Go ahead and send your original designs to us at for a chance to win one of five Hokey Croquis Fashionflat sketchpads. Our innovative Fashionflat Sketchpads are just the thing for anyone who loves dreaming about their drop-dead-gorgeous party wear. We created the Fashionflat Sketchpad to help both pros and would-be-designers to present inspired designs effortlessly- so no matter what your skill level, we’d love to see what you’ve got!

    To be in the running to WIN:
    1. e-mail your image, (in a single attachment) your name, mailing address and daytime contact details to
    2. In the body of your e-mail include one sentence telling us what you like about the Fashionflat Sketchpad.
    Conditions of Entry
    The 5 Winners of the Fashionflat Sketchpad will be judged according to their stylish fashion sense and their accompanying description of Hokey Croquis. Judges are looking for creativity and flair as well as a great sense of Fashion!
    * Entry is open worldwide.
    * Enter as many times as you like providing each entry is unique and original.
    * Entries will may published online at the discretion of Hokey Croquis Inc.
    * Entries close 31st December 2009.
    The 5 competition winners will be announced on Hokey Croquis and notified via email.

    Wednesday, November 18, 2009

    { Introducing Katie Rodgers of 'Paper Fashion' }

    Our Guest Blogger this week is the very talented and Lovely Katie Rodgers. You might know her from her beautiful blog Paper Fashion.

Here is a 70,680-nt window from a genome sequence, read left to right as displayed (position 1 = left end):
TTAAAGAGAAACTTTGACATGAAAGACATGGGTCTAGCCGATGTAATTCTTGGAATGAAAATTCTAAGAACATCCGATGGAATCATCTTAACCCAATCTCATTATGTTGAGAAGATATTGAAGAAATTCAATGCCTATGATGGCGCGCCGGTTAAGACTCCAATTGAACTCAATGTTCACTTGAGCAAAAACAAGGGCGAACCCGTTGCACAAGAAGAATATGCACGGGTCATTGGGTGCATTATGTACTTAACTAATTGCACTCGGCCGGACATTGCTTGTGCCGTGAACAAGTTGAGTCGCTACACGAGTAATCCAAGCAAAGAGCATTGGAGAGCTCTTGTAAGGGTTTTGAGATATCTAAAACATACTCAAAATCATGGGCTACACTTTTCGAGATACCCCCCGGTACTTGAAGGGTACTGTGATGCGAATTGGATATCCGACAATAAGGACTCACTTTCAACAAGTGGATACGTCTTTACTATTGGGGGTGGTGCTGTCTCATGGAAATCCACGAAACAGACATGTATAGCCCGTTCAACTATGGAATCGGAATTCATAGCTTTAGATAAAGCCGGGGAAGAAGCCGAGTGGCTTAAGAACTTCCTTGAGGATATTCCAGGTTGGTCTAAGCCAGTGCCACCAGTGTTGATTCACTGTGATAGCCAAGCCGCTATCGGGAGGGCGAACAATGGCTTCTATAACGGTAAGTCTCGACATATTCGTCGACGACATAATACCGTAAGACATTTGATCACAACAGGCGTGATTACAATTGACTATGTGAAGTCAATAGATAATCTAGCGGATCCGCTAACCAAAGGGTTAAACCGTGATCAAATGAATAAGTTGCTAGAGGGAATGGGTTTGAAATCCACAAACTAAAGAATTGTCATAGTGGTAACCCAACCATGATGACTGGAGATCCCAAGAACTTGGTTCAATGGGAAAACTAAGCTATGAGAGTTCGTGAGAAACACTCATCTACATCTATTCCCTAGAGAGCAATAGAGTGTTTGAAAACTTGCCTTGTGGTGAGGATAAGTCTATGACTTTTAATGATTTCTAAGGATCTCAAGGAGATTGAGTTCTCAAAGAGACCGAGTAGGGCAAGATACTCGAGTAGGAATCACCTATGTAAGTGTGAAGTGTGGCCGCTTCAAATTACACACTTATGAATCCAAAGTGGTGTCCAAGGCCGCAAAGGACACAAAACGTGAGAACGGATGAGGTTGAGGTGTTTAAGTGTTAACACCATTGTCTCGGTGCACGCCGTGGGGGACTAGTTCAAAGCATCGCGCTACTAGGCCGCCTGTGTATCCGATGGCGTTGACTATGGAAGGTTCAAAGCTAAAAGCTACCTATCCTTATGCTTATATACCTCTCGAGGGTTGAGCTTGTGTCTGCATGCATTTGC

We asked Katie to show us how she uses her Fashionflat Sketchpad, and to tell us a bit about being a Designer for Reebok, a fabulous Fashion Illustrator and a really cool person. Over to you Katie Girl~

    My name is Kathryn Elyse Rodgers, and I am a graduate of Carnegie Mellon University. I have a BFA in Industrial Design, but after pursuing fashion and apparel on my own, I realized it was my true passion! I now have a career in Apparel Design, and currently work in Boston for Reebok.

    As an Apparel Designer, sketching is a huge part of my day. I spend a lot of time coming up with quick apparel design ideas. As much as I'd like to spend hours on each illustration, (as I do for my blog!) I don't really have that kind of time at work. That's what's great about Hokey Croquis sketchpads- the croquis is already there, so I can just sketch out the ideas quickly. Usually I spend a lot of time redrawing croquis, so it's a nice change!

    Every since I started working full time, I realized I needed some sort of outside outlet. I decided to start an illustration blog, since illustration is a part of design which I love. My blog, PaperFashion, really keeps me going more than anything else…and the thought that people enjoy seeing my work really makes me happy.